No one is a leader all of the time and few people are followers all of the time. Even if we have a strong proclivity toward leadership we usually have venues in which we behave as followers and vice versa. I also don't want to suggest that leaders are superior. A person may be willing to invest in decision making processes for entirely ignoble reasons. The will to power, arrogance, and selfishness can all play a part in why a person might take on a mantle of leadership. Followers, likewise, are not necessarily obsequious. One might choose to follow out of deference to another person of greater knowledge or skill. One might choose to follow out of self-preservation in a climate of mistrust. One might choose to follow simply out of exhaustion. Extroversion and introversion probably have their say in which role we choose as well.

So the question that arises for me is: if my model of ideal community is mutual and consensual, but I recognize a practical necessity for leadership, how can I lead in a way that approaches my ideal?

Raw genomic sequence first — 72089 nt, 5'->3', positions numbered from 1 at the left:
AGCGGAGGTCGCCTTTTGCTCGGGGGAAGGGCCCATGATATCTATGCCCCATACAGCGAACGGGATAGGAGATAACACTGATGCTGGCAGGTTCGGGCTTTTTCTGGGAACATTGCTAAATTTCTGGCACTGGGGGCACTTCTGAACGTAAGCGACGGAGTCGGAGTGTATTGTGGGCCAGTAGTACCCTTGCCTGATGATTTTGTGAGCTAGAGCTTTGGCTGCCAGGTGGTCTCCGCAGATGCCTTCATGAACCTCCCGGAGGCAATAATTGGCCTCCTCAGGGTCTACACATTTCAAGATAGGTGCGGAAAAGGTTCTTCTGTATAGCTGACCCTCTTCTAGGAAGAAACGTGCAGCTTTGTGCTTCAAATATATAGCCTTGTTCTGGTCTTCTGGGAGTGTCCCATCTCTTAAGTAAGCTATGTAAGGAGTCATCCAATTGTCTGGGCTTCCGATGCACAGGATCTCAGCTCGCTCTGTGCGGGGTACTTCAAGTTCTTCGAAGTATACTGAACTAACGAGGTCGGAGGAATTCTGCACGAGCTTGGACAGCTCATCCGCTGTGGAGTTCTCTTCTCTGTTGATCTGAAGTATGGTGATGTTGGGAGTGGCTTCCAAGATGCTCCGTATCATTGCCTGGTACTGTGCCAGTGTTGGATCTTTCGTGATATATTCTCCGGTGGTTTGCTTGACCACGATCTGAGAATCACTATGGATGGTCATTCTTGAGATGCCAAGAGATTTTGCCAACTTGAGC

5 comments:

Jodie said...

Aric,

Notes and comments:

When you see this, it is a sure sign of lack of leadership:

"Here is what usually happens when a group of people come together to make a decision: most of the group sits in silence while a few people with strong opinions debate back and forth until one side wins out, or someone with authority weighs in and terminates the discussion. Whatever decision making method is employed (voting, consensus, fiat), it is usually a formality. The actual decision was made based on the balance of investment in the group. Whoever was most invested in the outcome usually gets their way."

Leadership inspires and draws participation from everyone. When the voice of the silent is heard, that is when you have leadership. When the disenfranchised are inspired to invest, that is when you have leadership.

Leadership is not about making decisions for all. Nor is it about taking command. Anybody can make command decisions. Some, not many, can even make good command decisions.

But leadership is about service. And making sure that the needs of all are served.

It is true that we tend to look for leadership from those that have command authority, but that is not necessary. Nor is it very common. It would be a mistake to assume that because one has authority that therefore one is a leader. Any more than assuming that the loudest person in the room has any leadership skills either.

Usually the loudest are just the neediest. They can be very disruptive. Serving them takes great skill and patience. In many ways they are like people drowning, and what passes for investment is merely the thrashing about that precedes death.